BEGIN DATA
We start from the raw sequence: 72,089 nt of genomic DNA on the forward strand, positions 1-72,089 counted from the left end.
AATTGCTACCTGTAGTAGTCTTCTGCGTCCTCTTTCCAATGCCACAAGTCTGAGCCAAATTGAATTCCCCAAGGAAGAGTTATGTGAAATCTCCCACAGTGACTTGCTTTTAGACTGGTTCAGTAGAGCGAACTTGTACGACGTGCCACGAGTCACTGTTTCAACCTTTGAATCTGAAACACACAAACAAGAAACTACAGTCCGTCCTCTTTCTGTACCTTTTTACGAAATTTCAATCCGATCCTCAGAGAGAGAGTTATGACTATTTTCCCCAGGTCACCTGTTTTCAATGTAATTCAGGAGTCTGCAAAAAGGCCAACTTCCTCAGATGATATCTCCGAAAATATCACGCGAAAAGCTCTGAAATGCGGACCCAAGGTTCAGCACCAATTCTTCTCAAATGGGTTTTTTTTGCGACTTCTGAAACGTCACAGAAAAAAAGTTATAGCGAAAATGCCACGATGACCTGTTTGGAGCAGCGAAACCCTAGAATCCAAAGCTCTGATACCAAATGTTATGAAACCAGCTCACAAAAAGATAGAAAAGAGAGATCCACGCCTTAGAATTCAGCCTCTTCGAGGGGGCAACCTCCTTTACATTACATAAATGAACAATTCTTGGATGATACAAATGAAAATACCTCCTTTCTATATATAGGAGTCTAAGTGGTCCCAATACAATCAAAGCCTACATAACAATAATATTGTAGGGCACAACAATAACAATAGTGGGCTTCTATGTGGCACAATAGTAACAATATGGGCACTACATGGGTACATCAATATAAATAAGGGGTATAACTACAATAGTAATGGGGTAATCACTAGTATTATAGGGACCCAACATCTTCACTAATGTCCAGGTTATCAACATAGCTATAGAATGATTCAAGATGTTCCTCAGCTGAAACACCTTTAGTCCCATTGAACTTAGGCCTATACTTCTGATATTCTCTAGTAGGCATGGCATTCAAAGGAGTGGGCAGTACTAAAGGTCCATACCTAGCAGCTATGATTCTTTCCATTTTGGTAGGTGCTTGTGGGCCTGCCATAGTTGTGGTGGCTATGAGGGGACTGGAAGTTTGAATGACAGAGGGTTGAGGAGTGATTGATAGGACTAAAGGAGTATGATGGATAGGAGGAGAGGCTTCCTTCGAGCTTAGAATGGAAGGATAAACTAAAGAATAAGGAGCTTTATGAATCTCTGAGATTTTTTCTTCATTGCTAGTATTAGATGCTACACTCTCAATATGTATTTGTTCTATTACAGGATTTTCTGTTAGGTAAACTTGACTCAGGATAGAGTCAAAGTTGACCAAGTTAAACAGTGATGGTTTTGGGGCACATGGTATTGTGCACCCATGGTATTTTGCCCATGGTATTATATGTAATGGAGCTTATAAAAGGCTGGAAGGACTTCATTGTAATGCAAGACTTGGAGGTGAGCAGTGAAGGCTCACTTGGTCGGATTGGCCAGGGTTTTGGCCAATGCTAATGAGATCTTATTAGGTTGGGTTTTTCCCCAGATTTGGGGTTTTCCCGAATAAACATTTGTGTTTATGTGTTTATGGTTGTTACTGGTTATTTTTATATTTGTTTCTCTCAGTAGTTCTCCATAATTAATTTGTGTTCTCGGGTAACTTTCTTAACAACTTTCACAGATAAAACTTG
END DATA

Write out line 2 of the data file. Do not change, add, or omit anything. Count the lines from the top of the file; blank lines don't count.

AATTGCTACCTGTAGTAGTCTTCTGCGTCCTCTTTCCAATGCCACAAGTCTGAGCCAAATTGAATTCCCCAAGGAAGAGTTATGTGAAATCTCCCACAGTGACTTGCTTTTAGACTGGTTCAGTAGAGCGAACTTGTACGACGTGCCACGAGTCACTGTTTCAACCTTTGAATCTGAAACACACAAACAAGAAACTACAGTCCGTCCTCTTTCTGTACCTTTTTACGAAATTTCAATCCGATCCTCAGAGAGAGAGTTATGACTATTTTCCCCAGGTCACCTGTTTTCAATGTAATTCAGGAGTCTGCAAAAAGGCCAACTTCCTCAGATGATATCTCCGAAAATATCACGCGAAAAGCTCTGAAATGCGGACCCAAGGTTCAGCACCAATTCTTCTCAAATGGGTTTTTTTTGCGACTTCTGAAACGTCACAGAAAAAAAGTTATAGCGAAAATGCCACGATGACCTGTTTGGAGCAGCGAAACCCTAGAATCCAAAGCTCTGATACCAAATGTTATGAAACCAGCTCACAAAAAGATAGAAAAGAGAGATCCACGCCTTAGAATTCAGCCTCTTCGAGGGGGCAACCTCCTTTACATTACATAAATGAACAATTCTTGGATGATACAAATGAAAATACCTCCTTTCTATATATAGGAGTCTAAGTGGTCCCAATACAATCAAAGCCTACATAACAATAATATTGTAGGGCACAACAATAACAATAGTGGGCTTCTATGTGGCACAATAGTAACAATATGGGCACTACATGGGTACATCAATATAAATAAGGGGTATAACTACAATAGTAATGGGGTAATCACTAGTATTATAGGGACCCAACATCTTCACTAATGTCCAGGTTATCAACATAGCTATAGAATGATTCAAGATGTTCCTCAGCTGAAACACCTTTAGTCCCATTGAACTTAGGCCTATACTTCTGATATTCTCTAGTAGGCATGGCATTCAAAGGAGTGGGCAGTACTAAAGGTCCATACCTAGCAGCTATGATTCTTTCCATTTTGGTAGGTGCTTGTGGGCCTGCCATAGTTGTGGTGGCTATGAGGGGACTGGAAGTTTGAATGACAGAGGGTTGAGGAGTGATTGATAGGACTAAAGGAGTATGATGGATAGGAGGAGAGGCTTCCTTCGAGCTTAGAATGGAAGGATAAACTAAAGAATAAGGAGCTTTATGAATCTCTGAGATTTTTTCTTCATTGCTAGTATTAGATGCTACACTCTCAATATGTATTTGTTCTATTACAGGATTTTCTGTTAGGTAAACTTGACTCAGGATAGAGTCAAAGTTGACCAAGTTAAACAGTGATGGTTTTGGGGCACATGGTATTGTGCACCCATGGTATTTTGCCCATGGTATTATATGTAATGGAGCTTATAAAAGGCTGGAAGGACTTCATTGTAATGCAAGACTTGGAGGTGAGCAGTGAAGGCTCACTTGGTCGGATTGGCCAGGGTTTTGGCCAATGCTAATGAGATCTTATTAGGTTGGGTTTTTCCCCAGATTTGGGGTTTTCCCGAATAAACATTTGTGTTTATGTGTTTATGGTTGTTACTGGTTATTTTTATATTTGTTTCTCTCAGTAGTTCTCCATAATTAATTTGTGTTCTCGGGTAACTTTCTTAACAACTTTCACAGATAAAACTTG